Health

 

Michael Greger MD

Michael Greger MD

Posted September 3, 2013

Published in Health

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Hibiscus Tea: The Best Beverage?

Read More: amla, antioxidants, berries, chamomile, dementia, depression, erythritol, flor de Jamaica, flowers, goji, green tea, herbal, hibiscus, matcha, mint, oxidant stress, phytonutrients, plant-based diet, PMS, rose bush, roselle, saffron crocus, sorrel, stress, tea, vegan, vegetarian, zinger tea

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A landmark investigation of the Antioxidant Content of 3,139 Foods put all previous rankings to shame. That's where I got the data to create my videos Best Berries, which compares hundreds of berries to common fruits, and Better Than Goji Berries, which highlights the dried fruit most packed with anti-aging, anti-cancer antioxidants. Antioxidants in a Pinch and A Better Breakfast can help one visualize the effects of adding just tiny amounts of antioxidant-packed foods to our daily diets.

The international team of researchers also compared hundreds of different beverages. They tested everything from Red Bull to crowberry liqueur. I could never imagine any beverage more antioxidant-packed than matcha, which is a drink made out of powdered green tea leaves (so you're actually eating green tea). But as I showed in Better Than Green Tea?, matcha may have met its match.

Hibiscus tea, made from the dried petals of hibiscus flowers, topped the rankings. It's known as flor de Jamaica in Mexico, sorrel in the Caribbean, and roselle in many parts of the world. It's what gives the "zing" to red zinger tea.

My family's recipe is to soak a handful of bulk dried organic hibiscus flowers overnight and then blend with a knuckle of fresh ginger, a teaspoon of amla, three tablespoons of erythritol, and a handful of fresh mint leaves to make the half-gallon we drink throughout the day. By blending in the mint, you're adding dark green leafies to what may be the highest antioxidant beverage in the world, and it tastes like fruit punch! Your kids will love it.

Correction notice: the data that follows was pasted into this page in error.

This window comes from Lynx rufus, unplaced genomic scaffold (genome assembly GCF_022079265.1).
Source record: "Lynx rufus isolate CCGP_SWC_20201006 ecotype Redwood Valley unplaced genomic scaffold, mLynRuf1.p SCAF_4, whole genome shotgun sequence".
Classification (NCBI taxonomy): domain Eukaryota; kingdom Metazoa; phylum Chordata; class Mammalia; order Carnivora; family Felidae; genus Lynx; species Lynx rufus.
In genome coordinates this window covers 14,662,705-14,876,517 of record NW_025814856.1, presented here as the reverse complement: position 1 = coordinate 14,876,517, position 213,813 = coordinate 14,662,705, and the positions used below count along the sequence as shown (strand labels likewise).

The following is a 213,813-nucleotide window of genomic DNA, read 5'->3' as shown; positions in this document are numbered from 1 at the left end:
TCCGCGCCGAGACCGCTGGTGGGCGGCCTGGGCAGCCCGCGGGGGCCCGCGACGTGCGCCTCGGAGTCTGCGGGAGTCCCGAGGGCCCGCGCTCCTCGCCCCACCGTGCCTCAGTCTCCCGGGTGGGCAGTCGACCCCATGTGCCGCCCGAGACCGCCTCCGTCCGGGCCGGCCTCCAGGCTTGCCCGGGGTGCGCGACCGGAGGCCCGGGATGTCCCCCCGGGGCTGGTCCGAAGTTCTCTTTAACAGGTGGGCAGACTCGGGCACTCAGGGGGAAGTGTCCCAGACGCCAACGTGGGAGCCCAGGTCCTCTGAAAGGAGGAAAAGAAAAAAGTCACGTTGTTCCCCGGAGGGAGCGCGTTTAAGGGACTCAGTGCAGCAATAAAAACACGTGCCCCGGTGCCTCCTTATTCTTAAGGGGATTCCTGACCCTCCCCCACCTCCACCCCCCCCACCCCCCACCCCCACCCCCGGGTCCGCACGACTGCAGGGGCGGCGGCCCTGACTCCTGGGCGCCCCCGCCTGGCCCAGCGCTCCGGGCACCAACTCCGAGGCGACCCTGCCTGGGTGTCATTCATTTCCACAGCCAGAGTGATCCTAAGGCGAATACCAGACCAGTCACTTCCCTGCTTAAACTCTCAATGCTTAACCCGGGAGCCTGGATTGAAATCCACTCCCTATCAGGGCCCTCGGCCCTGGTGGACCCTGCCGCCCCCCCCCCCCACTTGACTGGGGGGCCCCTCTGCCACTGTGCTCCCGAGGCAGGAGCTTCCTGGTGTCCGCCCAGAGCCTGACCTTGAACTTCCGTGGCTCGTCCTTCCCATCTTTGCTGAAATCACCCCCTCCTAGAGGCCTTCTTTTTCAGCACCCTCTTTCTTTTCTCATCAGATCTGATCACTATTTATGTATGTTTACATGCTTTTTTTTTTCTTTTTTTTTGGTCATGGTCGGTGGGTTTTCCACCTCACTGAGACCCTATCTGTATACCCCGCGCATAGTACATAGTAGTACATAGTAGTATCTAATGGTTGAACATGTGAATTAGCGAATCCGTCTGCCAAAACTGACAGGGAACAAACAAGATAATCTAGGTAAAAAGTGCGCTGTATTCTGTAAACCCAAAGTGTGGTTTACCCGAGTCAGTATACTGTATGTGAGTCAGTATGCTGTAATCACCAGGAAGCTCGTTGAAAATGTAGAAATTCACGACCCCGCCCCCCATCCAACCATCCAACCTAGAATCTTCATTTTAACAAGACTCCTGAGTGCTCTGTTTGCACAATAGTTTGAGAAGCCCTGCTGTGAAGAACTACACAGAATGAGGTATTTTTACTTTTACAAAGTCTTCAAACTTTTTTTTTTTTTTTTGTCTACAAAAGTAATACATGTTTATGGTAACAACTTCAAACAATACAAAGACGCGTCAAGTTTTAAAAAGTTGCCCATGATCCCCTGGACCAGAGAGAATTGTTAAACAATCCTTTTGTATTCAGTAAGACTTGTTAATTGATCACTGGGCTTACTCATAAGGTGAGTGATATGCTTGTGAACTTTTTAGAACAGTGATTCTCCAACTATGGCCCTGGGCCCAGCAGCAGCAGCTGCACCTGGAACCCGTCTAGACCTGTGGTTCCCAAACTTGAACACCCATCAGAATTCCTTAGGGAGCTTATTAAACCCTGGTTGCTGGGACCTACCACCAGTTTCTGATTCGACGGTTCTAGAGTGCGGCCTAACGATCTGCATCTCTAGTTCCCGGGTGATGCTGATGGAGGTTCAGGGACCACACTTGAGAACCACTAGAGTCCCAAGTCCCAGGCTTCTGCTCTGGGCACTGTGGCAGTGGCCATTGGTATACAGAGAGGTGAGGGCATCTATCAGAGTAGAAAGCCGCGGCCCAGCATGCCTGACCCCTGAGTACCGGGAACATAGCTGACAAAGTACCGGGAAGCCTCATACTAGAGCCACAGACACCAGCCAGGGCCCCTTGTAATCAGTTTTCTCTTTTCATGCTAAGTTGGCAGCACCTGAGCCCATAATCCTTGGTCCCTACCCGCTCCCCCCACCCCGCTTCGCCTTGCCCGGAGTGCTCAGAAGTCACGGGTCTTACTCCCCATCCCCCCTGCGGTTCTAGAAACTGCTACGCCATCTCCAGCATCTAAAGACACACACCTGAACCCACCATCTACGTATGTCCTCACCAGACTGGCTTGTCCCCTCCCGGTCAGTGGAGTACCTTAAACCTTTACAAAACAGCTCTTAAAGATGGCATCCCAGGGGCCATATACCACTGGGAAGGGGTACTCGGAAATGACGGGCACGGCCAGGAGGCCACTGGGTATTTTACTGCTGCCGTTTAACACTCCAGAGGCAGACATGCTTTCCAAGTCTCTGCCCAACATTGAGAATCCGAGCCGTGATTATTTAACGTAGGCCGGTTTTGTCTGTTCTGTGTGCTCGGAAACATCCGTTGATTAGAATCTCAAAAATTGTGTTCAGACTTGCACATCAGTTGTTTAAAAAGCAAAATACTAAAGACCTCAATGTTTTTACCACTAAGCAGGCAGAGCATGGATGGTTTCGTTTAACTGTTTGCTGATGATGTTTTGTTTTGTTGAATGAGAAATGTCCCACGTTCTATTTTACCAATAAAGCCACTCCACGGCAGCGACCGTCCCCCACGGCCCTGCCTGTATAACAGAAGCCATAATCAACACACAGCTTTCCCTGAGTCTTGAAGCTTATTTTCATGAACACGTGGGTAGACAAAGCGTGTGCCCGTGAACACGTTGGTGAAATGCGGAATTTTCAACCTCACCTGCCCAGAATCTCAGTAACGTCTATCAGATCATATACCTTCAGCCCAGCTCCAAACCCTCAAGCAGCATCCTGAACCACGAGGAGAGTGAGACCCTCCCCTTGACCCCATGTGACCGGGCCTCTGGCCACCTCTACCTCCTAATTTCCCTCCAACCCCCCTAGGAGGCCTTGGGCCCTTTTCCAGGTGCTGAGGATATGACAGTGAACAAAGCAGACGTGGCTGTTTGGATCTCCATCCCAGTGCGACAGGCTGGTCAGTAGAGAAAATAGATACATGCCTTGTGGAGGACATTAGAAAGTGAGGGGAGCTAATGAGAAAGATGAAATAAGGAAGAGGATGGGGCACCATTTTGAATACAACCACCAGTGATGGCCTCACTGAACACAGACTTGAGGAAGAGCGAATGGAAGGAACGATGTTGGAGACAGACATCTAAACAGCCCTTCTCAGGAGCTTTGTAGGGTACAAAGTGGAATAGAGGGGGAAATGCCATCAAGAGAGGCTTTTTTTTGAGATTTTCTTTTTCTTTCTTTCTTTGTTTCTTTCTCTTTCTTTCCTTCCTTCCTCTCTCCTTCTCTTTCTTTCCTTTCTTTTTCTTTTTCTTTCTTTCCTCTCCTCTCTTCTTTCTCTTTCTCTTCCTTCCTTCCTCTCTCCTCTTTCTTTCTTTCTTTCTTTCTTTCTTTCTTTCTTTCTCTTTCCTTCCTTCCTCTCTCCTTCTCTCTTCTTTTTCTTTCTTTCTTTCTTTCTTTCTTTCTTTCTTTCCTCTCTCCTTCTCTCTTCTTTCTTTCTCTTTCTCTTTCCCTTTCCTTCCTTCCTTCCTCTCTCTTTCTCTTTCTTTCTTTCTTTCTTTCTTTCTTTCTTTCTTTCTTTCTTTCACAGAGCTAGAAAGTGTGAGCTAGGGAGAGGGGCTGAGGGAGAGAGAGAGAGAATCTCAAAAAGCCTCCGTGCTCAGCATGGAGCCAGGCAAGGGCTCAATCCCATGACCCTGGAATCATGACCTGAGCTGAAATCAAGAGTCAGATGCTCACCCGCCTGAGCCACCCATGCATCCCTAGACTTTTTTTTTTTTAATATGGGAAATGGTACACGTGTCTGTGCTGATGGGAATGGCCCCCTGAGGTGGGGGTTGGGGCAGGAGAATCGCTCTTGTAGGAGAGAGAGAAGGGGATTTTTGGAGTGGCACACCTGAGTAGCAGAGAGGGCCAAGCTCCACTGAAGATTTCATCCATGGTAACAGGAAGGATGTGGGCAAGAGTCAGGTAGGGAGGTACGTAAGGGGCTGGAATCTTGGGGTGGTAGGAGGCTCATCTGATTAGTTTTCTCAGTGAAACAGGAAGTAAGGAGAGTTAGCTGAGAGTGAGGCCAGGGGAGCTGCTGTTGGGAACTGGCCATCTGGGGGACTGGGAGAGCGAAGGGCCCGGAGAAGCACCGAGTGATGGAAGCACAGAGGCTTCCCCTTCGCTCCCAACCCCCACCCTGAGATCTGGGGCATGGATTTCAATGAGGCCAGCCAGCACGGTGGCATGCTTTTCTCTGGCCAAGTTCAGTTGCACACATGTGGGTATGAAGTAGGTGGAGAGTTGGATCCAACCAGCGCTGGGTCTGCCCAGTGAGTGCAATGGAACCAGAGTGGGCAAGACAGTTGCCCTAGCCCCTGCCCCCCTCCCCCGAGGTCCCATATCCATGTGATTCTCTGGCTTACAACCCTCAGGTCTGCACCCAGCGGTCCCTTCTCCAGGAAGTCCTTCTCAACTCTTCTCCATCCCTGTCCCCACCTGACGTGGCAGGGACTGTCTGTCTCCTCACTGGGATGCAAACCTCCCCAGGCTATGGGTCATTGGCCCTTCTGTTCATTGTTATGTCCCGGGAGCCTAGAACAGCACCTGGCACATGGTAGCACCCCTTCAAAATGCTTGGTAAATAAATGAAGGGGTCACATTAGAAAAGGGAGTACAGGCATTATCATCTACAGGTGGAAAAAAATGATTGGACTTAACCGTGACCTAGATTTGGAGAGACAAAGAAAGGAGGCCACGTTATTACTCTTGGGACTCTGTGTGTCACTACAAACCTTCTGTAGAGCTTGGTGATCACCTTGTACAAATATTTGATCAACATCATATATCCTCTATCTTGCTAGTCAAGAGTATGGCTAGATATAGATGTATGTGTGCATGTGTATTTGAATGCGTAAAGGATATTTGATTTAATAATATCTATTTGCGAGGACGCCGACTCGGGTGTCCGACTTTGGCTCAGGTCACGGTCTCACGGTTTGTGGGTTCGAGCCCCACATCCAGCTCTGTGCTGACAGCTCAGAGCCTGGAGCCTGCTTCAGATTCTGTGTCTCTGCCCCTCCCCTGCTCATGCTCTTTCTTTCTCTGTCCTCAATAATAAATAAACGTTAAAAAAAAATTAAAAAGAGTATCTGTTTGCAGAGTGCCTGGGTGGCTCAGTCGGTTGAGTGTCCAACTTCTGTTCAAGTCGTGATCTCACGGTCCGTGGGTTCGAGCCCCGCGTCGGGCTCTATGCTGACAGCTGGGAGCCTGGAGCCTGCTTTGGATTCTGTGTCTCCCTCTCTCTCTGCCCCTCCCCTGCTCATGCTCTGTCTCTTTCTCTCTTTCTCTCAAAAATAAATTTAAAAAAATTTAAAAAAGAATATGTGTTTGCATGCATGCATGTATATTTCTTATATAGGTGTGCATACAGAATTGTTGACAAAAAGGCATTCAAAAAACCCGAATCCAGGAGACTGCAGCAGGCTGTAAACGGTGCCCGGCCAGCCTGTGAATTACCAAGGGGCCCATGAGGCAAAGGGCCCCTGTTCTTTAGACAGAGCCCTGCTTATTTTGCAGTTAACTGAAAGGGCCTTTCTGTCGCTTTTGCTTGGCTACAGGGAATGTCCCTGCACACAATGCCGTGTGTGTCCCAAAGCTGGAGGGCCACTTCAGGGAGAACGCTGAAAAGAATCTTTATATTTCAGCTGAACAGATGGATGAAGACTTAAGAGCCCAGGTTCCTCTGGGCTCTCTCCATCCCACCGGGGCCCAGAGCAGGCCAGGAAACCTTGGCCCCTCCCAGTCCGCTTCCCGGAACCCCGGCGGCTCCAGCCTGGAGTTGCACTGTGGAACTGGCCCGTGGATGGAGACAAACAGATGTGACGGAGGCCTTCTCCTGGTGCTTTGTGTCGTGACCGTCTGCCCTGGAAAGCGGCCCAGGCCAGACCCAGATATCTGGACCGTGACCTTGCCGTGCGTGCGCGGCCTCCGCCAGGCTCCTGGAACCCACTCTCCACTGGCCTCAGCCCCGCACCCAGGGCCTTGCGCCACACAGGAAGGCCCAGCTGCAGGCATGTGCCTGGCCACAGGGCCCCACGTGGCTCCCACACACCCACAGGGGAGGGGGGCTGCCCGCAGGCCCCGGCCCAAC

Just because something has antioxidant power in the test tube, though, doesn't mean it has antioxidant flower power in the body. Maybe the phytonutrients aren't even absorbed. A human investigation of hibiscus tea has finally been published, though.

If you take people and have them drink only water for 10 hours the antioxidant level of their bloodstream drops throughout the day. The antioxidants we've accumulated eating healthy foods get slowly used up throughout the day fighting off all those free radicals unless we replenish our antioxidant stores. For a primer on the fluctuating levels of oxidant stress, see Antioxidant Level Dynamics.

It's hard to get people to fast for 10 hours, though. So, in addition to water, researchers gave the study subjects something they knew wouldn't mess up their antioxidant measurements: white bread and cheese. What if at the beginning of the experiment you instead gave people a single cup of hibiscus tea? As you can see in my 2-min Herbal Tea Update: Hibiscus, within an hour there's a nice spike in the antioxidant level in the blood stream. The effect disappears, however, unless you sip hibiscus throughout the day (or eat something other than Wonderbread cheese sandwiches).

Where are antioxidants concentrated the most? Whole plant foods. See the remarkable contrast in Antioxidant Power of Plant Foods Versus Animal Foods. What's so great about antioxidants? See The Power of NO and Mitochondrial Theory of Aging. How do we know more is necessarily better? See, for example, Anti-Inflammatory Antioxidants.

For more flower power, check out what the saffron crocus can do against depression (Saffron vs. Prozac), PMS (Saffron for the Treatment of PMS), stress (Wake Up and Smell the Saffron), and dementia (Saffron for the Treatment of Alzheimer's).

There are also chamomile flowers (Red Tea, Honeybush, & Chamomile), though Chamomile Tea May Not Be Safe During Pregnancy, and the rose bush: Dietary Osteoarthritis Treatment. More comparisons of herbal teas here: The Healthiest Herbal Tea.

I should note that there are unique phytonutrients found in the tea plant missing from all herbal teas, so one would not expect Dietary Brain Wave Alteration from drinking hibiscus. And hibiscus tea is sour, so make sure not to brush your teeth immediately after consumption (see my video Plant-Based Diets: Dental Health).

-Michael Greger, M.D.

PS: If you haven't yet, you can subscribe to my free videos here and watch my live year-in-review presentations Uprooting the Leading Causes of Death and More Than an Apple a Day.

Image credit: BotMultichill / Wikimedia Commons


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